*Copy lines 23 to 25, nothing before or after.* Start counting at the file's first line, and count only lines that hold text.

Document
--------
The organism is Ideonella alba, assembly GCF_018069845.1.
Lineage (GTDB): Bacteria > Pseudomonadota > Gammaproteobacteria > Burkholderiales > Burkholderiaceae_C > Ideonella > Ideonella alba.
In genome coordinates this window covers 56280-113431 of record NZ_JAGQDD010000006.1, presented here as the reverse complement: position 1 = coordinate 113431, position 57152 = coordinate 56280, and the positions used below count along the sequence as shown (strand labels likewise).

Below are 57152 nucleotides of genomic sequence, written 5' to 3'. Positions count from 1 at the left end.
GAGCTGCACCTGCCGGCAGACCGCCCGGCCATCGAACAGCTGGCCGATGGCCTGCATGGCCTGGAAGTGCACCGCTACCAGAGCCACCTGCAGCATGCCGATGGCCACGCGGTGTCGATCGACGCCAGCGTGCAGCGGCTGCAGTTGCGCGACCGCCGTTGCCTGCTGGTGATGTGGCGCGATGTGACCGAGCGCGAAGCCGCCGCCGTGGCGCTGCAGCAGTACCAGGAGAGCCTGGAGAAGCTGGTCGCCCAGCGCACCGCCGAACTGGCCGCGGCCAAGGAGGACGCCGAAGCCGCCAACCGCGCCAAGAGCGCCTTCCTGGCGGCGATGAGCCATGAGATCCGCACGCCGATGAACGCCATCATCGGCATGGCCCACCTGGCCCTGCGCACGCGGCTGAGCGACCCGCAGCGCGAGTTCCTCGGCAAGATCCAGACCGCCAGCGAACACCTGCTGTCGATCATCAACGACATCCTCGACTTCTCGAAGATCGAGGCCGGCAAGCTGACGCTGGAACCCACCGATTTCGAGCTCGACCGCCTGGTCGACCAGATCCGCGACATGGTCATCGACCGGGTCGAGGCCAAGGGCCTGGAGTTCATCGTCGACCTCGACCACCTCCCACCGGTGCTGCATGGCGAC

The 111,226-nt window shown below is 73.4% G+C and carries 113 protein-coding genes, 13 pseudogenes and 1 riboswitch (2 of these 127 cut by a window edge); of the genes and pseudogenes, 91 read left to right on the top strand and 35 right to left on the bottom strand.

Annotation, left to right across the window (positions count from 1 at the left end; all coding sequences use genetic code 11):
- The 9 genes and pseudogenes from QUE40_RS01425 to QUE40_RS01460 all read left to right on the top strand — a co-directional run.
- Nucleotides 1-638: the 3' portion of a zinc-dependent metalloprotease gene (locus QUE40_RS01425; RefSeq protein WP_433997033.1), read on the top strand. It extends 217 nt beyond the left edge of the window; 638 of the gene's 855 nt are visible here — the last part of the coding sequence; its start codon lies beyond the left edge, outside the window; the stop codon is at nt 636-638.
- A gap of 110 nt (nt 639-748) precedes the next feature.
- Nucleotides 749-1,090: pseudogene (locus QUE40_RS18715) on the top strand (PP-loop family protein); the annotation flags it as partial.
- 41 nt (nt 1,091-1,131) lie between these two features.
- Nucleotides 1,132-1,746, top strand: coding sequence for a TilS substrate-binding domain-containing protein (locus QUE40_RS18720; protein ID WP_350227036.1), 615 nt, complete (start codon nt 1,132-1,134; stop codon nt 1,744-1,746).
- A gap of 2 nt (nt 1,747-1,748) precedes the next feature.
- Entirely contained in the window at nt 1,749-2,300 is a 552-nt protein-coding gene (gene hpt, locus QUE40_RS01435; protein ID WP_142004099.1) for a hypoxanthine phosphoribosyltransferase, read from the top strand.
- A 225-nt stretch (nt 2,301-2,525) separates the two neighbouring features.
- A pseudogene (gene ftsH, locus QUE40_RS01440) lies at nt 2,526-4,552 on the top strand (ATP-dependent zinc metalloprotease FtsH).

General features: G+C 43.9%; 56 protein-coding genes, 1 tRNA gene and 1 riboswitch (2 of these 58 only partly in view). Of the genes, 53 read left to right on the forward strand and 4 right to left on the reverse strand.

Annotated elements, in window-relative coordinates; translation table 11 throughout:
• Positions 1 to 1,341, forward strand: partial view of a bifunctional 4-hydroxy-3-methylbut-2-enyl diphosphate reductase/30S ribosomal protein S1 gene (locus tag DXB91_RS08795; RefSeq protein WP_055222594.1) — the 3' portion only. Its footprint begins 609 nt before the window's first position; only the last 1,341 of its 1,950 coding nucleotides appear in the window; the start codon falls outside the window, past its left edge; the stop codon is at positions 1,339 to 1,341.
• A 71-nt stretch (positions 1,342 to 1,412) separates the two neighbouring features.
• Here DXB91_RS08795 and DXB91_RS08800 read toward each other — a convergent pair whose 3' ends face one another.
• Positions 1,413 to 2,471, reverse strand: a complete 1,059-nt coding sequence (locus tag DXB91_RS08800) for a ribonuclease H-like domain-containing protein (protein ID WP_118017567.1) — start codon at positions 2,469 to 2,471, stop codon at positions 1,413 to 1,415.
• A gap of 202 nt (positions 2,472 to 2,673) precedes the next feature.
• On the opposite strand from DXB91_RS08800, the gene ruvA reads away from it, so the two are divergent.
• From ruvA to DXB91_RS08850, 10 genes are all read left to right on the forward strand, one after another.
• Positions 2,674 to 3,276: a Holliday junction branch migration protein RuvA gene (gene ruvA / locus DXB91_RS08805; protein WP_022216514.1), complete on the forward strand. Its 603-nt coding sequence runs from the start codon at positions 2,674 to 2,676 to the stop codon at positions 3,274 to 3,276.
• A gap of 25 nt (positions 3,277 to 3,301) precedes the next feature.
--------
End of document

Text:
• Positions 1,413 to 2,471, reverse strand: a complete 1,059-nt coding sequence (locus tag DXB91_RS08800) for a ribonuclease H-like domain-containing protein (protein ID WP_118017567.1) — start codon at positions 2,469 to 2,471, stop codon at positions 1,413 to 1,415.
• A gap of 202 nt (positions 2,472 to 2,673) precedes the next feature.
• On the opposite strand from DXB91_RS08800, the gene ruvA reads away from it, so the two are divergent.